Scribes and the City
London Guildhall Clerks and the Dissemination of Middle English Literature, 1375–1425
Illustrated with 53 reproductions of manuscript pages, this book describes the work of four professional literary text-writers in late medieval England, the clerks Richard Osbarn, John Marchaunt, Adam Pinkhurst and John Carpenter, and others associated with the Guildhall. Slightly off-mint.
Health and the City
Disease, Environment and Government in Norwich, 1200–1575
In 1559, the physician William Cunningham published The Cosmographical Glasse, focusing on Norwich as an exceptionally ‘healthfull and pleasant city’. Isla Fay’s book explores the philosophy that linked a city’s location and landscape with its health, and the practical realities of Norwich’s ‘vibrant, native culture of urban hygiene’.
Prince Charles Edward (1900)
Published in 1900, this biography is the finest historical work of the poet, journalist, folklorist and historian Andrew Lang (1844–1912), once described as 'the greatest bookman of his age and, after Stevenson, the last great man of letters of the old Scottish tradition'. Despite his Jacobitism, Lang offers a dispassionate, detailed portrait of Charles that aims to place historical truth above sentiment and actually favours the Old Pretender above the romantic adventurer. Facsimile reprint. No jacket.
The History, Civil and Commercial, of the British West Indies (1819)
A sugar planter who played a significant role in the political life of Jamaica, Bryan Edwards (1743-1800) gives a full account of the colony's origins, development and government, and the system of slavery operating there. Facsimile reprint. No jackets. Off-mint.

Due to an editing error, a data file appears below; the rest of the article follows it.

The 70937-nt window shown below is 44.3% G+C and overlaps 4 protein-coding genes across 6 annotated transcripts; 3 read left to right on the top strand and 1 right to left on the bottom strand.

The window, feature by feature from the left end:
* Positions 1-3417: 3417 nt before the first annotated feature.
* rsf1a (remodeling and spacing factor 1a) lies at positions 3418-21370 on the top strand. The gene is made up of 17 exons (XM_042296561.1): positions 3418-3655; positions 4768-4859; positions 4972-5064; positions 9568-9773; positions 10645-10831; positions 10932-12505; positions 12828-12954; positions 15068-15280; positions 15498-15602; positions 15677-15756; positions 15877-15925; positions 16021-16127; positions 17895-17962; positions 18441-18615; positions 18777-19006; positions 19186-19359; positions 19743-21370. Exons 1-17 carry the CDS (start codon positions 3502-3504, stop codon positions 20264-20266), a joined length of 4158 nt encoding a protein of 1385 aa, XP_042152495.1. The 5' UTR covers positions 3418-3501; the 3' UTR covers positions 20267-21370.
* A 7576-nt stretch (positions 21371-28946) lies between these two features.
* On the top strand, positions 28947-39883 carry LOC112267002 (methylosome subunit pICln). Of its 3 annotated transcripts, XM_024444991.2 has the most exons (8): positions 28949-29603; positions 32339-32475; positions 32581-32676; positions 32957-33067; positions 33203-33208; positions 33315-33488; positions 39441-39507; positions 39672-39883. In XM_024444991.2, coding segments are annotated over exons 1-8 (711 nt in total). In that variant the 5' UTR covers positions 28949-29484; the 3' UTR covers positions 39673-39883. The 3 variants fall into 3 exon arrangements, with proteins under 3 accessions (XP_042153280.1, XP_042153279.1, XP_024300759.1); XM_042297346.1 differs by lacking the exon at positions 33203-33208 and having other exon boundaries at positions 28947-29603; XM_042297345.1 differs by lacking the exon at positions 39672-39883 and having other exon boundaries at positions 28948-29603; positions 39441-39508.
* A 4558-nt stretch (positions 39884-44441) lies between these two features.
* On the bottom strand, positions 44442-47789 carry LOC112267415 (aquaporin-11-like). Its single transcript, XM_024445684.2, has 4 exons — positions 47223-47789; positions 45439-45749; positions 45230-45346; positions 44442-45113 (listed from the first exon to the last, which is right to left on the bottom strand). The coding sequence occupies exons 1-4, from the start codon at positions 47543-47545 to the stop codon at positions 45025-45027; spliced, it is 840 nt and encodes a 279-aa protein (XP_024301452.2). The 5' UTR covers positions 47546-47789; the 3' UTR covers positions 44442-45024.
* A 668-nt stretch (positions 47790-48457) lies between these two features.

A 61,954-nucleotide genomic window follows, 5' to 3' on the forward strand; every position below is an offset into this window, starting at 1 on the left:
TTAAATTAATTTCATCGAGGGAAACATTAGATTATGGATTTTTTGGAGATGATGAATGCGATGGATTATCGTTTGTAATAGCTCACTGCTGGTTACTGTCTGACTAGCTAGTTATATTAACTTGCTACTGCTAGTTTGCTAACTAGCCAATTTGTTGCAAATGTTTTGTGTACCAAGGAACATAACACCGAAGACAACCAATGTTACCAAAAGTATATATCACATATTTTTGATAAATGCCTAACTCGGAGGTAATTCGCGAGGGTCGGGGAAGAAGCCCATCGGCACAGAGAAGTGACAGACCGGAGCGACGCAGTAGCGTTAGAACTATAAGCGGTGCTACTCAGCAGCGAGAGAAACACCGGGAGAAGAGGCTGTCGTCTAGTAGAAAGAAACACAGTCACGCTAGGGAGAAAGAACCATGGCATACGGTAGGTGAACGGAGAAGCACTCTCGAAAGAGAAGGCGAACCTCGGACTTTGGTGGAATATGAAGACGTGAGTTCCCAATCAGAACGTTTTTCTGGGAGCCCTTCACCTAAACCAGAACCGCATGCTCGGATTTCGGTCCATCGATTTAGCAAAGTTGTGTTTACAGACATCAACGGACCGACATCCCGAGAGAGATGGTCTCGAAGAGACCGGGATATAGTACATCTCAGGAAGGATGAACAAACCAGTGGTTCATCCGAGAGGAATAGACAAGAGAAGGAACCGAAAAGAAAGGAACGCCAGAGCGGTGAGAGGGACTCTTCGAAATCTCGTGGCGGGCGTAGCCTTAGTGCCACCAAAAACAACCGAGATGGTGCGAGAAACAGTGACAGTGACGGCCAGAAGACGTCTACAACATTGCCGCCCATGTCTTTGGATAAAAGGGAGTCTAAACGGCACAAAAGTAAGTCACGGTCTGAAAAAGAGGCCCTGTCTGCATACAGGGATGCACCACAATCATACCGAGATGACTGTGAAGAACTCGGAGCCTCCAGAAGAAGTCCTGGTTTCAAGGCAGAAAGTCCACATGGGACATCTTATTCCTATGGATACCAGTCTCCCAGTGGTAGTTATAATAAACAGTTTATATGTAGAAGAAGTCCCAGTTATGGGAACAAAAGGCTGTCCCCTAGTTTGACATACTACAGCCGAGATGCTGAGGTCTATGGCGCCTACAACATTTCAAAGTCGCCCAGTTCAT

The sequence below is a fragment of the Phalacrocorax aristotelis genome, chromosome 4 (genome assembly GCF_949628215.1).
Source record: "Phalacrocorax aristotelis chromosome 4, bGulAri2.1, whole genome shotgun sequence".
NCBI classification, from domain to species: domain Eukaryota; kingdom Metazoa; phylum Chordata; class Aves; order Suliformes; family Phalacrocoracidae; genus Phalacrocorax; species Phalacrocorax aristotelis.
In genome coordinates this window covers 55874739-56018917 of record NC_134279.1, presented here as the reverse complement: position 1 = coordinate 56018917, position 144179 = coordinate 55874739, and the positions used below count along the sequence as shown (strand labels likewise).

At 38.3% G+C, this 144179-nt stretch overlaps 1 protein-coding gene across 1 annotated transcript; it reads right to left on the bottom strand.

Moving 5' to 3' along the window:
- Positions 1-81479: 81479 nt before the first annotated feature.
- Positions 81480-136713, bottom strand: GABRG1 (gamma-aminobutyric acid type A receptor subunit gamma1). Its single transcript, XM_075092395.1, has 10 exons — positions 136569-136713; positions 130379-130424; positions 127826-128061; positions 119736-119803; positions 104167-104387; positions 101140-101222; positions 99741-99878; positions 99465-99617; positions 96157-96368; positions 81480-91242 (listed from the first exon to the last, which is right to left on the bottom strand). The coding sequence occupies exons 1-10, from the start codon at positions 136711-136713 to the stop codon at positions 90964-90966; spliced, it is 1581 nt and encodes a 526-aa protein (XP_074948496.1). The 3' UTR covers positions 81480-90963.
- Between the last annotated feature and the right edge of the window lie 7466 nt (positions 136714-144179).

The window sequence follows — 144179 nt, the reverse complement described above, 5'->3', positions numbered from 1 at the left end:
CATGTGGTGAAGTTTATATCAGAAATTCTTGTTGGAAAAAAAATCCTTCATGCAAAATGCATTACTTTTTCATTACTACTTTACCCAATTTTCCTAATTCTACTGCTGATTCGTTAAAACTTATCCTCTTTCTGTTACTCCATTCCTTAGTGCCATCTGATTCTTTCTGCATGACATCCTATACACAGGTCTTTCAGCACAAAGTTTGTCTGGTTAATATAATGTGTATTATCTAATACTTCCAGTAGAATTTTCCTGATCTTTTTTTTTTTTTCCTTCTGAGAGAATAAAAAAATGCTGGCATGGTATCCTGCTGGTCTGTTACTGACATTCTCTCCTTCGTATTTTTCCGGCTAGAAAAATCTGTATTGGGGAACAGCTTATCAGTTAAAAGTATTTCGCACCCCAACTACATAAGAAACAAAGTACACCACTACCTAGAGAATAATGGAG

The Autobiography and Correspondence of Mary Granville, Mrs Delaney (1862)
(Six Volumes: First Series, Volumes 1-3 and Second Series, Volumes 1-3)
Covering the period 1761–88, these volumes form the second series of the collected correspondence of Mary Delany (1700–1788), a famous letter-writer and a friend of Queen Charlotte. Her letters, and the editor’s notes, give a detailed picture of 18th-century English society. Off-mint and no jackets.
The Jazz Composer
Moving Music off the Paper
Internationally renowned jazz composer Graham Collier (1937–2011) offers a radical analysis of the composer’s place in a genre associated with improvisation and traditional ‘standards’. Looking back over the development of jazz composition, he considers the work of such important figures as Gil Evans and ‘acknowedged genius’ Duke Ellington. He then examines the new directions taken by contemporary jazz, illustrating his points with examples from his own music and anecdotes from his life. References to websites may no longer be valid.